Things are getting real in Houston as Dynamo president Chris Canetti has asked for $25 season ticket deposits to gauge interest in a potential National Women’s Soccer League team.
This comes within 48 hours of Canetti’s comments that the Dynamo are interested in a women’s team to complement their MLS club at BBVA Compass Stadium, and revelations that the club has been in talk with the league since September.
On Tuesday, a league source told The Equalizer “never say never” on Houston entering the league in 2014, one year ahead of planned expansion. A second source said it wouldn’t be impossible. U.S. Soccer president Sunil Gulati had previously stated the league would not expand next year.
The WPSL’s Houston Aces have previously been the focal point of the Houston market and they have publicly stated their intent to join the top flight in 2015. Thursday a separate source said that multiple scenarios could involve the Aces, who are involved in talks.
Houston fans will have to respond quickly to show they are interested. The Dynamo are taking season deposits to gauge interest until 5 p.m. CT on Monday. Season ticket prices “would average $178.” The team put out a survey on Tuesday to get a feel for initial interest.
Signs had pointed to the New York Red Bulls and Sky Blue FC partnering as the next MLS/NWSL club (Portland is currently the only such situation), but that deal recently fell through.
If this all seems like a quick timeline, it should. But keep in mind that today, Nov. 21, 2013, marks the one-year anniversary of the NWSL’s announcement. One year ago today is when everything went official — publicly, anyway. So this timeline isn’t unprecedented, even if it seems a little crazy. And while the NWSL had its issues in Year 1, it’s still standing today.
And Houston has been in talks with the league for some two months, so they didn’t just go from zero-to-60 in a few days. Remember how the Western New York Flash entered Women’s Professional Soccer? It was mid-July 2010 when I spoke with the Flash and reported their ambitions to jump up from the semi-pro USL W-League to WPS. I distinctly remember that folks at the league weren’t even yet aware of the Flash’s desires.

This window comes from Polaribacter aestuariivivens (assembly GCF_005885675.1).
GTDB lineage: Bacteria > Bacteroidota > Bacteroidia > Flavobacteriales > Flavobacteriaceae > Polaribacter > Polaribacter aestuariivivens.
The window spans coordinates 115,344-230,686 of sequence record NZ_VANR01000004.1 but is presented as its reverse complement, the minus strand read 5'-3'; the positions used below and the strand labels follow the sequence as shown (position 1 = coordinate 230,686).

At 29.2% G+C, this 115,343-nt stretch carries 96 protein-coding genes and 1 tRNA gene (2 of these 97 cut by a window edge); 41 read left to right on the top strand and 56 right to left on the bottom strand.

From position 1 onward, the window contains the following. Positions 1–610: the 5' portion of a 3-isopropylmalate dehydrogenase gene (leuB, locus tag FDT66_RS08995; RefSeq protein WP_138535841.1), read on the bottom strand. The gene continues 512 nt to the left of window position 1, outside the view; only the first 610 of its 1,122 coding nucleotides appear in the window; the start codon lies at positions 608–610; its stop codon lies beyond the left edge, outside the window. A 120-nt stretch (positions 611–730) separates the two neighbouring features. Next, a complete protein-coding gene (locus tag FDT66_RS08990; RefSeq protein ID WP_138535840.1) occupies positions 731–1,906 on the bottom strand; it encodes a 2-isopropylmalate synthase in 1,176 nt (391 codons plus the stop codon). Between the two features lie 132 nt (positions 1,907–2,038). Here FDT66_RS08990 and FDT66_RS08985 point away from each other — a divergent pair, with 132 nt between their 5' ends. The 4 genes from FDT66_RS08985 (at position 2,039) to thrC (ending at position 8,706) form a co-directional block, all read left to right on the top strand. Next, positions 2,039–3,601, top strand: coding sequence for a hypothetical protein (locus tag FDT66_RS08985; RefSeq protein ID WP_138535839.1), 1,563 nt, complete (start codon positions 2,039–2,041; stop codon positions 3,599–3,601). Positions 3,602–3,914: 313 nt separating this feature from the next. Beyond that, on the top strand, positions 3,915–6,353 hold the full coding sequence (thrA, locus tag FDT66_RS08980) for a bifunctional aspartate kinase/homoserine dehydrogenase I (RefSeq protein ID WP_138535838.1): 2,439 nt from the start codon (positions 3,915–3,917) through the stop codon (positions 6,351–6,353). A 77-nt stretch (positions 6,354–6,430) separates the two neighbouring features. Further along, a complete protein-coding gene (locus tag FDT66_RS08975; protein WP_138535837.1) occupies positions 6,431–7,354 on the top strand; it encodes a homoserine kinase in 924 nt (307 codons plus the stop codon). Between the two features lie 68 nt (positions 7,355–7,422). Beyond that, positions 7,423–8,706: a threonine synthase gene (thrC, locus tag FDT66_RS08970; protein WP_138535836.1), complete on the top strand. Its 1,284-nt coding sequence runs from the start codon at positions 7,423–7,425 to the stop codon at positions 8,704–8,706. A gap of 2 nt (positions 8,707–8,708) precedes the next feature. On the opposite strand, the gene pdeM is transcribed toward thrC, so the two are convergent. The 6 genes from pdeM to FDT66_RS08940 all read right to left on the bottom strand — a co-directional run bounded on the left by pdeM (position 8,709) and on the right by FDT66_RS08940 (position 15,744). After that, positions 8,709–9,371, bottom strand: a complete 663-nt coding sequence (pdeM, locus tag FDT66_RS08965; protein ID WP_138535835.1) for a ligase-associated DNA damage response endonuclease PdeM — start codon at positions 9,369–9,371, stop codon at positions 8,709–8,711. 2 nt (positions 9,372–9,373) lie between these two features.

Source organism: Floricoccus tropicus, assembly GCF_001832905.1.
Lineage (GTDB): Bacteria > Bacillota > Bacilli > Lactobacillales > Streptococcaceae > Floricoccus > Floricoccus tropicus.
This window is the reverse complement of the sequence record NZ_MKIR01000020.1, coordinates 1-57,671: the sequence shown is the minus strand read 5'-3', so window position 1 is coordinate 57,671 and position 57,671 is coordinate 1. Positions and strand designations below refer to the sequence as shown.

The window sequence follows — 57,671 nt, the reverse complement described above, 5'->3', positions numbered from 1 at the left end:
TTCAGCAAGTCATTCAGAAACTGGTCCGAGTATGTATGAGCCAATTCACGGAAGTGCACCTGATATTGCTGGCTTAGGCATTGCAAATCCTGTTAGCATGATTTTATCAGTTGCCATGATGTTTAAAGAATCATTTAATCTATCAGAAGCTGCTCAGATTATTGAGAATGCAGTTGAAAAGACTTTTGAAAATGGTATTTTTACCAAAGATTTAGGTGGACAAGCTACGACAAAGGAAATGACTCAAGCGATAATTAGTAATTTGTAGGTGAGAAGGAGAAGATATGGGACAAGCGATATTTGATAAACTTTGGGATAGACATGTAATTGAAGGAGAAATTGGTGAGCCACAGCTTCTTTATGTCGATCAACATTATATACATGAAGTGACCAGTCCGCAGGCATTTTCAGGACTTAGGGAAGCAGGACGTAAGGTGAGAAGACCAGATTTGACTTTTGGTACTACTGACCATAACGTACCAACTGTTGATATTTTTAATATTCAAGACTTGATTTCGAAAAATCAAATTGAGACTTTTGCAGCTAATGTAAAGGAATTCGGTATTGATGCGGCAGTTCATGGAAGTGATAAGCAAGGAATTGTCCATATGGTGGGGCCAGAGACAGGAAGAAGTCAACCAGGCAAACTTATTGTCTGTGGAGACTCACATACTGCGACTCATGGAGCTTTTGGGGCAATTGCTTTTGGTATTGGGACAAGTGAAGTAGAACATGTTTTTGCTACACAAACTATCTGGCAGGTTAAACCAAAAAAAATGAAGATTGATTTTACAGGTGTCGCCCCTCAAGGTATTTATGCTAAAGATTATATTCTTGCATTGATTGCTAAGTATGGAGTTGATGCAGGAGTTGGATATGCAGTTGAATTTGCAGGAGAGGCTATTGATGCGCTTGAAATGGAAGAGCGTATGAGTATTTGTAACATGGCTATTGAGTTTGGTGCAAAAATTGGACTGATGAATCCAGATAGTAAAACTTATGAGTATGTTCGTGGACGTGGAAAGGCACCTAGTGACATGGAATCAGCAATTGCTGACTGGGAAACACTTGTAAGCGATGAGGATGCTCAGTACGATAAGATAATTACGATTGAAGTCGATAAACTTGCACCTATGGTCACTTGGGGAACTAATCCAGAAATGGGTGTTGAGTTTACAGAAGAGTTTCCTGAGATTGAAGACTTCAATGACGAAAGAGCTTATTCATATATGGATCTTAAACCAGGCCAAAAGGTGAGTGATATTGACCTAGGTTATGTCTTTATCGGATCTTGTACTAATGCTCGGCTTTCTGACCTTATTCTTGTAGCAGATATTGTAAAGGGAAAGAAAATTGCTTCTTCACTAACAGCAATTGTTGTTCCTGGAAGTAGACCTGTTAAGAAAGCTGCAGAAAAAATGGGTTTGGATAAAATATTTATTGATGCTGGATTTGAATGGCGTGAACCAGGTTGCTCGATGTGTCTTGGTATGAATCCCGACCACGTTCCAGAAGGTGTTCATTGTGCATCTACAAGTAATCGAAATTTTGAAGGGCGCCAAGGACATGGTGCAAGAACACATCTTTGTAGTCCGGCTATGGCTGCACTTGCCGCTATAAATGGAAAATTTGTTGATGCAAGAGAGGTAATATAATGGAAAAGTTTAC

Flash owner Joe Sahlen chatted with league brass later that week, then started touring some stadiums at WPS games in August and by mid-September, Western New York were part of the top flight. Western New York has been a staple of women’s pro soccer since. The infrastructure was there. The desire was there. And although the timeline was seemingly tight — maybe even crazy — it ended up being part of what saved WPS for 2011.
People point to Dan Borislow’s purchase of the Washington Freedom (and eventual renaming to magicJack) as what extended WPS into 2011, but without Sahlen buying in two months earlier, Borislow’s purchase becomes irrelevant and the league folds, since FC Gold Pride went under in November 2010, two months after winning a championship.
So WPS was in a more dire situation when the Flash came around, but there’s a precedent.
And as the Dynamo go, the infrastructure of a stadium, staff and brand — the MLS brand, anyway — are already in place. This wouldn’t be out of thin air. Portland shouldn’t be looked at as the expectation for an MLS team entering the NWSL; the support there is an anomaly. But it’s proof that having these sort of things being in place ahead of time can go a long way in starting smoothly, even on short notice.
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